Then he is seized with the sense that he is ‘cursed with an insubordinate mind’ (5). In this passage, it appears that Belacqua is attempting a mechanical control of his emotions after parting from his girlfriend, as well as of the concomitant emission of tears. But in fact, what is really at issue is sexual drive rather than mind or emotion. There are evident sexual connotations in this curious activity. The emission of tears is called ‘the little teary ejaculation’ (4), which implies an analogy between tears and semen, as the word ejaculation is usually applied to the emission of semen. The whole process is described as a ‘chamber-work of sublimation’ (5). The Freudian term sublimation also indicates that Belacqua’s activity has a hidden sexual dimension. In the same manner, ‘the fetish of [  ] the béret’ is highly suggestive of sex. Since Belacqua is later explicitly presented as a masturbator, it is not difficult to recognise that this sexually charged activity, solitarily conducted with a girlfriend’s image in mind, is a thinly disguised surrogate for masturbation, knowingly described in psychoanalytic terms. The fact that Belacqua’s hands are ‘clammy’ in his lap may also be hinting at ‘Platonic manualisation’ or ‘chiroplatonism’, the labels given to masturbation later in the novel (43). There is another, even more subtle clue to masturbation in the scene in question. My first quotation from this scene started with the sentence ‘He sat working himself up to the little gush of tears that would exonerate him’ (4). The meaning of the verb exonerate is rather unclear in this context if we take it to mean ‘free from blame’ or ‘release from a duty’, as there is no apparent reason why Belacqua should be exonerated in this sense. Beckett’s Dream Notebook edited by John Pilling, however, provides us with unexpected information about the verb. One of the source materials Beckett used when writing Dream was Pierre Garnier’s book on onanism, Onanisme seul et à deux sous toutes ses formes et leurs conséquences. Three of the many notes taken from this book appear to link ‘exoneration’ and ‘exonerate’ to the ejaculation of semen. The first ([447]) admonishes one euphemistically against wilful exoneration when one is succumbing to lust – that is, against masturbation. The second ([458]) explicitly uses the adjectival form of semen to modify the word exoneration, and in the third ([466]) self-exonerating seems to be masturbatory. Hence it is possible to detect, in the phrase ‘tears that would exonerate him’, a surreptitious substitution of tears for semen, and this shows how elaborately Beckett tried to mask (but in the end, also to hint at) masturbation. Belacqua’s masturbation is rendered innocent or ‘sublimated’ not only because it is disguised as a manipulation of tears but because it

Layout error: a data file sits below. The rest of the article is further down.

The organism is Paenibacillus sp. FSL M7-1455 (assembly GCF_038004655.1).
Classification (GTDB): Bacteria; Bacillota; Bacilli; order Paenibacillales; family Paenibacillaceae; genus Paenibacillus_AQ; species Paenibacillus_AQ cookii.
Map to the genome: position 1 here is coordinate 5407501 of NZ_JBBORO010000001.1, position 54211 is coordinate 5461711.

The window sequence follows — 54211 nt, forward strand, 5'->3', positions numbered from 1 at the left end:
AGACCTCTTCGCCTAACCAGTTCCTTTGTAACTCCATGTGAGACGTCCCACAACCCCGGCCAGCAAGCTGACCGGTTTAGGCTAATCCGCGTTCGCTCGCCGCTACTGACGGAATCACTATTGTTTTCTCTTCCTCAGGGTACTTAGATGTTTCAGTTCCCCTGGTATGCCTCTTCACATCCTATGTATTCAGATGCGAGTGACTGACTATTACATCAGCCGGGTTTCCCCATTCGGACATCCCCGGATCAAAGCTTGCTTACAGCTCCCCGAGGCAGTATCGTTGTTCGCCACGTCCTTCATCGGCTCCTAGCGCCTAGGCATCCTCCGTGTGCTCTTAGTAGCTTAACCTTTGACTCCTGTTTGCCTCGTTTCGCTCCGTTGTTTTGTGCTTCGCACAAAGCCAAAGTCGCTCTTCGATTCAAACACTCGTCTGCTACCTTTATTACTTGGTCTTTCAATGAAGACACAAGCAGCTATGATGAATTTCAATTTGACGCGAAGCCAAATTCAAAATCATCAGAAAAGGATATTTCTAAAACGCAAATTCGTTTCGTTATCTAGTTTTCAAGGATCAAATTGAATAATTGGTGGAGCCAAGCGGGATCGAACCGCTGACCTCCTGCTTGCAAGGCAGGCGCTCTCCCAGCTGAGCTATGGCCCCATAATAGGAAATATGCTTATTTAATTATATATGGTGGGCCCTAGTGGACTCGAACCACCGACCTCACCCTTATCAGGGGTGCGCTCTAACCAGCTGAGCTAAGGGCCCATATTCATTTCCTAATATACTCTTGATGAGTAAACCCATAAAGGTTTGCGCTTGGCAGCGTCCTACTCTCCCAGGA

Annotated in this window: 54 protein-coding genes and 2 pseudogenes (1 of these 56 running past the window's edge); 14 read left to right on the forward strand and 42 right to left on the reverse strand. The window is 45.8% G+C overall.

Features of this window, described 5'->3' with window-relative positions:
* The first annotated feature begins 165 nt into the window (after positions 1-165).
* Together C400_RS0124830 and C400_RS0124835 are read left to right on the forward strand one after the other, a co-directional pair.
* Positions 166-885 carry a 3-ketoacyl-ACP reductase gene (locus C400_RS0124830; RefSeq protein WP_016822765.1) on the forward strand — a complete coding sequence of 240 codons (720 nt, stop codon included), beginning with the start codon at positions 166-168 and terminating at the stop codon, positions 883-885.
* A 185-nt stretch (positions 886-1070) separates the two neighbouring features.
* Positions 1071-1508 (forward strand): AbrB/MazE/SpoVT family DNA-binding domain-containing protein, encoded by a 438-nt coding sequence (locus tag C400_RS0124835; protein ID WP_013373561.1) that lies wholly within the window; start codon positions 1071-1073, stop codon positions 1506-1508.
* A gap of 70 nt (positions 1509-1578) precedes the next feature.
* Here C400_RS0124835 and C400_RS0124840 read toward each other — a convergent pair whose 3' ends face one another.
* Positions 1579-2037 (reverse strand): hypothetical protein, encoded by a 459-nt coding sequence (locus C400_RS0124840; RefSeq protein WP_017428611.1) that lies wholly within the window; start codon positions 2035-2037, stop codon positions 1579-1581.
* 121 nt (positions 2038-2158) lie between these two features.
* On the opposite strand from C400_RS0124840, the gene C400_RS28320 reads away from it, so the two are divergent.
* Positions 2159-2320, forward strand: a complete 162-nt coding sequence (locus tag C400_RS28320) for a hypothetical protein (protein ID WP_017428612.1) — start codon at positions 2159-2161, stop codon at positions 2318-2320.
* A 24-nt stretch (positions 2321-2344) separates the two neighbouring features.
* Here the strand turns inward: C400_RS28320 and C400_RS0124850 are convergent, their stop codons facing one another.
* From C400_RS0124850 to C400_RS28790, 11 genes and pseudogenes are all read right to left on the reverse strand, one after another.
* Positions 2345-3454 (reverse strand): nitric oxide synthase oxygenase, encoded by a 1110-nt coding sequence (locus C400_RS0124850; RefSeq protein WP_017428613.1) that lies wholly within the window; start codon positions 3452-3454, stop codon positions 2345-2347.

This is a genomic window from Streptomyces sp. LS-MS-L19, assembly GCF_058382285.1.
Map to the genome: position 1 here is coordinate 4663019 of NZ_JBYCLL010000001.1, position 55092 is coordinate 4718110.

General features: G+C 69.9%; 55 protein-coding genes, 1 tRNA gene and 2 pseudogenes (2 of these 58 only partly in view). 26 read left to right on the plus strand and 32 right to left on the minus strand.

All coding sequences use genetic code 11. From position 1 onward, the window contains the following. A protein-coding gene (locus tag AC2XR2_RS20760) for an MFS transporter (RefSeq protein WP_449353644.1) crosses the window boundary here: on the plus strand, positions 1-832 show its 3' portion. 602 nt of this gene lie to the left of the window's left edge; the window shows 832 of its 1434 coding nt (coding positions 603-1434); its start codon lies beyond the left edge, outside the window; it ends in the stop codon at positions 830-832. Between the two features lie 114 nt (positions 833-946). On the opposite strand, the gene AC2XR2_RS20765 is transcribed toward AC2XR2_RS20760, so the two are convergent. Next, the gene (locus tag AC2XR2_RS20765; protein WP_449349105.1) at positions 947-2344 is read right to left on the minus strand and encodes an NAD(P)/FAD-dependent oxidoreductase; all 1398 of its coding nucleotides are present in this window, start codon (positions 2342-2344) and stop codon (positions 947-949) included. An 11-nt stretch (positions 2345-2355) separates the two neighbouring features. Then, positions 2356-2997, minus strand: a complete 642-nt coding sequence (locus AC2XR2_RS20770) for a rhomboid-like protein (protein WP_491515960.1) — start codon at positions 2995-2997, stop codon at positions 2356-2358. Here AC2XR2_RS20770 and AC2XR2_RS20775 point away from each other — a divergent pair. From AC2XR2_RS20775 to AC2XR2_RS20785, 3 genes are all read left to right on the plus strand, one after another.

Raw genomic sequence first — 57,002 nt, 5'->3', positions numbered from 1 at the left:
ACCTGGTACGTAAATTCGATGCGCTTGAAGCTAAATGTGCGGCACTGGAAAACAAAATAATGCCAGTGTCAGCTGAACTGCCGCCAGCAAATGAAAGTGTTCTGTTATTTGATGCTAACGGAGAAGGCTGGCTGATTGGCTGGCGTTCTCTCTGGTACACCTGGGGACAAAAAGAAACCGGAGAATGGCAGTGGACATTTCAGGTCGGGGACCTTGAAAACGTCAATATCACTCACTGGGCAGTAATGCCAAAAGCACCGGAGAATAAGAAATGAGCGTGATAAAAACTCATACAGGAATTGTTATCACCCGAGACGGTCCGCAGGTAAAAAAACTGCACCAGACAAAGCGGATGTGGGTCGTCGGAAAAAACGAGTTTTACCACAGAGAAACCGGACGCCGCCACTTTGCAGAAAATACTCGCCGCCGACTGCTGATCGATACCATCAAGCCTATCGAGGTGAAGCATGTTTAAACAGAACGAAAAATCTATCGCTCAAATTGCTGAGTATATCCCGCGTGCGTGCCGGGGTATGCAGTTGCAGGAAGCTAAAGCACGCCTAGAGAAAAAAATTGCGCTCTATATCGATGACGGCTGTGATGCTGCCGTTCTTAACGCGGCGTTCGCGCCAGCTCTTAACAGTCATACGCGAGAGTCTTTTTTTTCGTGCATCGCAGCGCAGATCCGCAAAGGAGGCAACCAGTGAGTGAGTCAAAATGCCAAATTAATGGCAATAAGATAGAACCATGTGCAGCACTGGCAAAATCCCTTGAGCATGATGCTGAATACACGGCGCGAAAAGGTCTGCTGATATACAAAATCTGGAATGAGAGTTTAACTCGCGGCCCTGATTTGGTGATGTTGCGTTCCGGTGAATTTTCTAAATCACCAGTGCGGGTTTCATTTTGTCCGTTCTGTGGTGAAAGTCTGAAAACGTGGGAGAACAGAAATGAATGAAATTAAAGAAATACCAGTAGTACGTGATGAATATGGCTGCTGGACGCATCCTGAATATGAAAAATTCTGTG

The Prosthetic Body and Sexuality 17